Although many people are willing to voluntarily care for a parent or loved one without the promise of compensation, entering into a caregiver contract (also called personal service or personal care agreement) with a family member can have many benefits. A caregiver contract can recognize and reward the family member providing assistance. It can help alleviate tension between family members by ensuring that the work is fairly compensated. In addition, it can be a key part of Medicaid planning, helping to spend down assets so that the senior might more easily qualify for Medicaid long-term care benefits, if necessary.
The following are some things to keep in mind when considering the implementation of a caregiver contract:
- Meet with an elder law attorney. It is important to get assistance with drafting the contract, especially if the senior may need to qualify for Medicaid long-term care benefits.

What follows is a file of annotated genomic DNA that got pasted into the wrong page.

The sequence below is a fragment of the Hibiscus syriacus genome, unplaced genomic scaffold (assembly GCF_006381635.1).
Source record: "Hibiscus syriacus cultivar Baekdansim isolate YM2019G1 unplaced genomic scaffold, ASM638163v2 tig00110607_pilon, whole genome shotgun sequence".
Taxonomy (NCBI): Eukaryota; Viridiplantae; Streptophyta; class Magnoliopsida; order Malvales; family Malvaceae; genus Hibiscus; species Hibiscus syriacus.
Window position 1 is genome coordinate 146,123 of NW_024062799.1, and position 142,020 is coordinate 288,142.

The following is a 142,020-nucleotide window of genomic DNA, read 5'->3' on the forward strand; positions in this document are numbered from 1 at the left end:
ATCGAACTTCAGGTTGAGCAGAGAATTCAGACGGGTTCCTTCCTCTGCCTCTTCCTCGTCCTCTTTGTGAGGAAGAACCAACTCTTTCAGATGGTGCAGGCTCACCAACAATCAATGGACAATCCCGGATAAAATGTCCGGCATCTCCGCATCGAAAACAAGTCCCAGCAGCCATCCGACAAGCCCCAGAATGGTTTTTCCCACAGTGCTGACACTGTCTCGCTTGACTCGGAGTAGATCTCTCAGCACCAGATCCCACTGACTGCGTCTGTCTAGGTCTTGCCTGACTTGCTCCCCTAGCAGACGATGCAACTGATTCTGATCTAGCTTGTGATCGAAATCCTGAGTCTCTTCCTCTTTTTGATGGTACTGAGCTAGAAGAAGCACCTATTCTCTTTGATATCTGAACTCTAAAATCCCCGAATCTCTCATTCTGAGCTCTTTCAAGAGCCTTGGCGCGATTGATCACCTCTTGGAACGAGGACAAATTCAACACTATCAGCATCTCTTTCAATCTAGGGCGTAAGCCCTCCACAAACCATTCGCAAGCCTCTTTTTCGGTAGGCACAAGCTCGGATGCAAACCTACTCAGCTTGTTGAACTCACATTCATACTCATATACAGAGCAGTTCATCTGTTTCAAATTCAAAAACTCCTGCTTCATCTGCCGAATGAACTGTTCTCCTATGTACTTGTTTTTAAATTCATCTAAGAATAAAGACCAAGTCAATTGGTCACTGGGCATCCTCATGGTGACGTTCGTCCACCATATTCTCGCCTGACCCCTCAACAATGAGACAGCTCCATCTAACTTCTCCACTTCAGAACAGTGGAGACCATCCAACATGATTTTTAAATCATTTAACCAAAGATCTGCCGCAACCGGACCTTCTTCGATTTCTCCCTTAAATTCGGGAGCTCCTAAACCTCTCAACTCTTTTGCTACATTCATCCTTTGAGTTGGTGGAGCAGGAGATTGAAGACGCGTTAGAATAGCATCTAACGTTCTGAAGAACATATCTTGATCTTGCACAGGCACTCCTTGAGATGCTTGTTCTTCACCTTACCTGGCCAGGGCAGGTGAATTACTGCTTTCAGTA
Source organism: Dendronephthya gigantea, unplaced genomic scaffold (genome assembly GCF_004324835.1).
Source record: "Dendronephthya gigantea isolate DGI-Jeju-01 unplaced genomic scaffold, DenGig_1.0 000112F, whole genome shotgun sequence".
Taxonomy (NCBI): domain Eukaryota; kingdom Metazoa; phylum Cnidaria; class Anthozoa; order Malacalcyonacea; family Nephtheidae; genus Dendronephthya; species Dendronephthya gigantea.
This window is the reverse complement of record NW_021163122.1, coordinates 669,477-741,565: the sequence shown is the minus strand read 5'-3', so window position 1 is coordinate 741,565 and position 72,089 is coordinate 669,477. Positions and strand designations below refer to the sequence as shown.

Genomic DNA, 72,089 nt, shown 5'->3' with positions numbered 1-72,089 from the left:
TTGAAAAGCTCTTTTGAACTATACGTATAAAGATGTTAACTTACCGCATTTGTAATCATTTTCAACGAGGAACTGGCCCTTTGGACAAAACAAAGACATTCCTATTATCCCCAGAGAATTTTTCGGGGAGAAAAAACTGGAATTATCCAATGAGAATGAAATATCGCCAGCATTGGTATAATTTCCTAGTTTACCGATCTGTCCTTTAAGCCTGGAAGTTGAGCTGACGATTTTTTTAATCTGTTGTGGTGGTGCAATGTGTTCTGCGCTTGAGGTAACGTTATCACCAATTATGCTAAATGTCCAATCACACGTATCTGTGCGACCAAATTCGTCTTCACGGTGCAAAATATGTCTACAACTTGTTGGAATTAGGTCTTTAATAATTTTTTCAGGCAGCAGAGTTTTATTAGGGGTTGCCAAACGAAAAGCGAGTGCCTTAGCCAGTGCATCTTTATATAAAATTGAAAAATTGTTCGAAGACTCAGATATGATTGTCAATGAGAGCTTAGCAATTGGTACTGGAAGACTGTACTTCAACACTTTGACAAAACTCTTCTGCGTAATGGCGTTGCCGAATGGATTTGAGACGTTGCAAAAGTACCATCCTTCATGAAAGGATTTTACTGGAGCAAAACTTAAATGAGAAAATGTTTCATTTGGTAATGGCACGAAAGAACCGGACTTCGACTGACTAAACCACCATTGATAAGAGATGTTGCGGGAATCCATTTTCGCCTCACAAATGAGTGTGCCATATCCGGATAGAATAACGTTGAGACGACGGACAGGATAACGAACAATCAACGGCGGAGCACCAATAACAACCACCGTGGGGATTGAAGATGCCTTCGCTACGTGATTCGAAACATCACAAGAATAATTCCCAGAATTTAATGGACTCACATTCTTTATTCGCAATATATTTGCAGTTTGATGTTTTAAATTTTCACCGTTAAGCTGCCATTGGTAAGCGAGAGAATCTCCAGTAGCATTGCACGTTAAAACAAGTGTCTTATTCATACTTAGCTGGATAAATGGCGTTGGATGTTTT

- Caregiver’s duties. The contract should set out the caregiver’s duties, which can include tasks such as transportation, scheduling and attending doctor’s appointments, grocery shopping, helping pay bills, and companion care. Since the contract may last for the senior’s lifetime, it is important that it addresses all possible care needs, including those that may be necessary for the future.
- Payment. For Medicaid purposes, it is very important that the caregiver’s pay is reasonable. Excessive compensation can be viewed as a gift for Medicaid eligibility purposes. The caregiver’s pay should be similar to, or slightly less than, that of other similarly qualified caregivers in the area. It often is prudent to have a qualified individual evaluate the elder’s care needs and the caregiver’s skills to determine appropriate compensation.
- Taxes. The caregiver will have to pay taxes on the income he or she receives.
- Other sources of payment. If the senior does not have enough money to pay the caregiver, there may be other sources of payment. A long-term care insurance policy may cover family caregivers or the senior may be able to provide the caregiver with promissory notes that can be satisfied upon the future sale of the senior’s residence. There also may be state or federal government programs that compensate family caregivers. Check with your attorney or local Agency on Aging to get more information